The Eurozone: The European Sovereign Debt Crisis

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Introduction
European sovereign debt crisis triggered by the financial crisis of America swept across whole European countries. Why the Eurozone is too weak to resist the crisis? Are there any problems of the Eurozone? The sovereign debt crisis has spilled over to the banks, which increases the credit risk exposure of the banks. It is necessary for us to understand how the crisis impacts banks’ exposure and what are the reactions of the banks with respect to their capital provision. Finally, what those policymakers within the region or around the world do in order to underpin European and global financial stability?

Background of the EU sovereign debt crisis.

External reasons
Subprime mortgage crisis of the United State had a negative impact
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For example, some Eurozone core countries like Germany, Italy and France are more advanced than those peripheral countries like Greece, Ireland. Specifically, Germany 's GDP accounts for 20% of the total GDP of the euro area, Germany, France and Italy accounted for up to 50%. After the establishment of the Eurozone, those core countries take advantage of their original dominance in regime, technology and finance, enjoying the benefits of regional integration and single currency area in which a unified monetary policy is inclined to the objectives of the core countries, which leads to more serious development imbalances. In addition, the industrial structure in some countries are irrational. For example, Greece exports agricultural and primary metal products which lack higher added value. Moreover, their economic developments over depend on the credit and the real estate bubble is serious. (Aizenman et al, …show more content…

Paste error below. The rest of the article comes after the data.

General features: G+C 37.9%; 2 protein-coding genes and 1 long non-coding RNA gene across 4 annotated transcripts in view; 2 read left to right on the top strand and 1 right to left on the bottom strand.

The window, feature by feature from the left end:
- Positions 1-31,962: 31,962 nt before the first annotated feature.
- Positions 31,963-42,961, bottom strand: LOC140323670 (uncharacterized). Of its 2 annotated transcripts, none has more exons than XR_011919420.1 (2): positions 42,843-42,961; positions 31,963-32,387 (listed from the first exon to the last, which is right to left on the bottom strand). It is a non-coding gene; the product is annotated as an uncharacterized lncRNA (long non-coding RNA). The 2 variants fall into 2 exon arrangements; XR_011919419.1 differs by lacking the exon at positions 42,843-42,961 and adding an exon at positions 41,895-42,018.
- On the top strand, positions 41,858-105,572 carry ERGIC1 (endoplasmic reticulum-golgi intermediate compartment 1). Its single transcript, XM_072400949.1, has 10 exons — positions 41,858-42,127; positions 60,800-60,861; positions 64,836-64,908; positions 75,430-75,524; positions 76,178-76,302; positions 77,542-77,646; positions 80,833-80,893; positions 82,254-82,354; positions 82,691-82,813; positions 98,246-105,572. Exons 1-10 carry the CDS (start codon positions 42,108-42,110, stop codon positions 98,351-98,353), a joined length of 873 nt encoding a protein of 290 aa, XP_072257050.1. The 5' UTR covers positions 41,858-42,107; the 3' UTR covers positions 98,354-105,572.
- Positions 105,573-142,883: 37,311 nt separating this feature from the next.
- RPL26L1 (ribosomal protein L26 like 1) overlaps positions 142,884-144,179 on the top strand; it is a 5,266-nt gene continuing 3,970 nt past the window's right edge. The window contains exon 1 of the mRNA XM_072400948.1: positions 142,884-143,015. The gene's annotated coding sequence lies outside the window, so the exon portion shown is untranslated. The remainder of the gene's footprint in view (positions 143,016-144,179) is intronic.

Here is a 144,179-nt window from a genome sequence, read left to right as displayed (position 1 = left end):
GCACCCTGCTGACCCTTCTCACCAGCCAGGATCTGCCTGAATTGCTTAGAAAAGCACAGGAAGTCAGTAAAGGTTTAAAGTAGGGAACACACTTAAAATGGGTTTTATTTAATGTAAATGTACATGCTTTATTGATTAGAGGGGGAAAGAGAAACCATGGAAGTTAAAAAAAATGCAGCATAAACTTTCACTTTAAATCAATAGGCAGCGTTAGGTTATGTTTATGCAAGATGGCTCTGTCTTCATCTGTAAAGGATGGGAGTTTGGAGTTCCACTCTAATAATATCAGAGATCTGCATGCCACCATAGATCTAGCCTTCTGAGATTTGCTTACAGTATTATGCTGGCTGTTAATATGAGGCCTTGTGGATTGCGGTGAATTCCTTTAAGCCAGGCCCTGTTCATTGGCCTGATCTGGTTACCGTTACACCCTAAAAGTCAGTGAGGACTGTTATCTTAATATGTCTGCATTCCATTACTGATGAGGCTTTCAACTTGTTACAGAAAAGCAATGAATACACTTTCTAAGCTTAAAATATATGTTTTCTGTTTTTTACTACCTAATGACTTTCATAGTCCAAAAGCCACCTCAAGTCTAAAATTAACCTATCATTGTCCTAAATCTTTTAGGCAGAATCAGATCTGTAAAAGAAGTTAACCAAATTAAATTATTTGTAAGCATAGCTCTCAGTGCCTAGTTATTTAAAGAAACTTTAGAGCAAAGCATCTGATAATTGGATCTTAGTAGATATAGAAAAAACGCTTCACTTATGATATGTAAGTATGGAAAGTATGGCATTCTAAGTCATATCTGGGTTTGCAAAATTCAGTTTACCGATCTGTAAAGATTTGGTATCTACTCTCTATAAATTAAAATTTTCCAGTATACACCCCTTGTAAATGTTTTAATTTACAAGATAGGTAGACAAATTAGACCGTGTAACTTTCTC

Internal reasons which are crucial include both economic structural defects and the drawbacks of the system of Eurozone. In addition, sovereign debt crisis further propagates the banks, which causes a serious problems of the banks’ credit risk exposure through four main channels. For example, a deterioration of the sovereign creditworthiness causes lots of damage to the banks which holds a large amount of the sovereign bonds. Moreover, in order to defend the default risk from the sovereign bonds, banks increase the minimum capital requirement than before to maintain a sustainable banking system. Lastly, policy makers within the Eurozone make a consensus that the home bias relationship between domestic banks and sovereign countries should be minimised for increasing banks’ loss-absorption capacity and for reducing banks’ price distortions. Globally, the new Basel framework which includes new regulations and directives has been established by policy makers to enhance the defects of Basel I and II. For example, banks should improve the quality and quantity of the capital. In addition, banks are required to manage the liquidity of cash flows and the availability of capital. Moreover, leverage ratio is recommended to use for offering a safeguard against the risks associated with the risk models underpinning risk weighted assets. Besides, Pillar I, II,

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